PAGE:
First sentence: In the land of Ingary, where such things as seven-league boots and cloaks of invisibility really exist, it is quite a misfortune to be born the eldest of three.
Premise/plot: Sophie Hatter is the oldest of three sisters. (Her sisters are Lettie and Martha). Sophie fears this means she is fated to failure. What fairy tale ever has the oldest daughter succeeding at having a grand adventure and living happily ever after?! She should be thankful that she's not ugly--after all she is a stepsister to the young Martha. When the novel opens, the stepmother, Fanny, has arranged apprenticeships for all three of her children. One will be apprenticed to a local bakery. One will be apprenticed to a witch. And Sophie, the oldest, will remain as apprentice in the family's hat shop. But it isn't Sophie's fate to remain in that hat shop and make hats.
After becoming CURSED by the Witch of the Waste--her curse changes her into an OLD WOMAN-- Sophie finds herself wandering about and in need of refuge. She finds that refuge in Howl's Moving Castle. She joins his household as a cleaning woman. The other residents are Michael, Howl's apprentice, Calcifer, Howl's fire demon, and Wizard Howl himself....
Her quest is to break the curse of Calcifer so that Calcifer can in return break her curse...but neither can discuss their own curse...that's part of the curse.
My thoughts: I love, love, love, love, love, love this one. It isn't my typical read in many ways. I don't particularly seek out books with wizards, witches, curses, spells, enchantments, etc. But the characterization is super-fun and the writing is delightful. This is the third time I've read the novel, I believe. I think I love it more each time.
- Sophie Hatter was the eldest of three sisters. She was not even the child of a poor woodcutter, which might have given her some chance of success!
- Nobody can buy a hat without gossiping.
- Sophie talked to hats more and more as weeks went by.
- As a girl, Sophie would have shriveled with embarrassment at the way she was behaving. As an old woman, she did not mind what she did or said. She found that a great relief.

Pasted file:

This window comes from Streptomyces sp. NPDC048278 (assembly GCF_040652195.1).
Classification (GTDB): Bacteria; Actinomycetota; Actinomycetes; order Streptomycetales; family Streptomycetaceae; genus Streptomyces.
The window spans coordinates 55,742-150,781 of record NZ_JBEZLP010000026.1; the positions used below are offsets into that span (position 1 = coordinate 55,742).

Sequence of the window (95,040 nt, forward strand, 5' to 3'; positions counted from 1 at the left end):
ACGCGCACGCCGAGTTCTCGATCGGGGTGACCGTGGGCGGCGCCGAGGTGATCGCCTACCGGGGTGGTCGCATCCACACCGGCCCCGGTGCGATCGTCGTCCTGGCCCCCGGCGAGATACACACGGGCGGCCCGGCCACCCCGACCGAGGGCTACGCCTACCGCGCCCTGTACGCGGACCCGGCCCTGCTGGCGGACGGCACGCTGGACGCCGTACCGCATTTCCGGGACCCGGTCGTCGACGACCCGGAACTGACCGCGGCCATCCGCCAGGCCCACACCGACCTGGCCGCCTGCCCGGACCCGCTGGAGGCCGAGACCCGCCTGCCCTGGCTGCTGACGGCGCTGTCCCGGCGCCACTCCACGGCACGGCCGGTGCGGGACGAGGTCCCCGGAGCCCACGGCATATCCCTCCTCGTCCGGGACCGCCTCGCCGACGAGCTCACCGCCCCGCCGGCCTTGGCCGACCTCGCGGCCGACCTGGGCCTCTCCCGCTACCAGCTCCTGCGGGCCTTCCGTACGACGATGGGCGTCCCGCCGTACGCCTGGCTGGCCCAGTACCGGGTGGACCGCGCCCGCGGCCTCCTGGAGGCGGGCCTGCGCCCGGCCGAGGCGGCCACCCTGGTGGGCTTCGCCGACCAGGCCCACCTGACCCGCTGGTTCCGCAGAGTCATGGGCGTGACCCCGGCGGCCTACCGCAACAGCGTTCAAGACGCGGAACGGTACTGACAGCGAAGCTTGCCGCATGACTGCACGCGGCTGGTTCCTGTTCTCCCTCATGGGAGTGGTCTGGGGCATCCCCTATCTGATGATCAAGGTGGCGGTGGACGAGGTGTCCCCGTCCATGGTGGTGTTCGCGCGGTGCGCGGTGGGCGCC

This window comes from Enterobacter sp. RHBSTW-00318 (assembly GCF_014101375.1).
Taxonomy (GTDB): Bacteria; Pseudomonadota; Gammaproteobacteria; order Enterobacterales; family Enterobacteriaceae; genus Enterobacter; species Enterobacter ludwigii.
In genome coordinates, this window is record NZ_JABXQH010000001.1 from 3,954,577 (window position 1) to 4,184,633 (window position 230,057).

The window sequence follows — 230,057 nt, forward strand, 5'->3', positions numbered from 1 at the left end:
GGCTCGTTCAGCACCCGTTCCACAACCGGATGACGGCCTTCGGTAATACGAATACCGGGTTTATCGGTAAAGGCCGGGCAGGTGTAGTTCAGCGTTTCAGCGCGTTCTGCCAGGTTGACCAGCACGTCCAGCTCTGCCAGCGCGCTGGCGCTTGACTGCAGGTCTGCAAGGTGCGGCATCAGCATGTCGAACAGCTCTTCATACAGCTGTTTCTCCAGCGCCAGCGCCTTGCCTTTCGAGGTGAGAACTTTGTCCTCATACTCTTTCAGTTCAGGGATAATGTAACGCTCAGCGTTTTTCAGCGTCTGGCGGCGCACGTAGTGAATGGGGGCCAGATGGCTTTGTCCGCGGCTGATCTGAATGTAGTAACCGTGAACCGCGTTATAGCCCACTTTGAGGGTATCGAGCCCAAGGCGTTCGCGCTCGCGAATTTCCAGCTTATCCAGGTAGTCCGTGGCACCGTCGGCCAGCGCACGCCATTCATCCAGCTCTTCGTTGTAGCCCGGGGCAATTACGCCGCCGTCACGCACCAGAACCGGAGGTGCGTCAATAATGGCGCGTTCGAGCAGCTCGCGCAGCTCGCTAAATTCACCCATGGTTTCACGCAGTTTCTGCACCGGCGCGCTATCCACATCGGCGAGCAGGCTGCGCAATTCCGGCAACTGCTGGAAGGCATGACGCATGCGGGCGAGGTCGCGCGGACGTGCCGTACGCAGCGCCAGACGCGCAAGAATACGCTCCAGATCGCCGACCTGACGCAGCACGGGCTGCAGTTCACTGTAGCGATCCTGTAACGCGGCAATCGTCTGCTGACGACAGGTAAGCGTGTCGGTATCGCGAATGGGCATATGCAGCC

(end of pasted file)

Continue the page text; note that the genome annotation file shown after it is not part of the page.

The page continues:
- “Everyone knows you’re a wizard, young man,” she said severely. “But that doesn’t alter the fact that your castle is the dirtiest place I’ve ever been in.”
- “If you knew the trouble we’ve had because Howl will keep falling in love like this! We’ve had lawsuits, and suitors with swords, and mothers with rolling pins, and fathers and uncles with cudgels. And aunts. Aunts are terrible. They go for you with hat pins.
- On the other hand, it is quite a risk to spank a wizard for getting hysterical about his hair.
- Sophie’s experience told her that tantrums are seldom about the thing they appear to be about.
- “Did he forget to spend at least an hour in the bathroom this morning?” Michael asked. “He was in there two hours,” said Calcifer, “putting spells on his face. Vain fool!” “There you are, then,” said Michael. “The day Howl forgets to do that will be the day I believe he’s really in love, and not before.”
- The King was smiling. It was the slightly uncertain smile that went with the person he was, rather than the king he ought to be.
- “People who are appointed to do something by the King and go courting in the rain instead have only themselves to blame.”
- Howl’s voice was presently heard shouting weakly, “Help me, someone! I’m dying from neglect up here!”
- “I’m dying of boredom,” Howl said pathetically. “Or maybe just dying.”
- “Because there is no cure for a cold,” Howl said dolefully. “Things are going round and round in my head—or maybe my head is going round and round in things.
- Sophie knew that living happily ever after with Howl would be a good deal more eventful than any story made it sound, though she was determined to try.
© 2019 Becky Laney of Becky's Book Reviews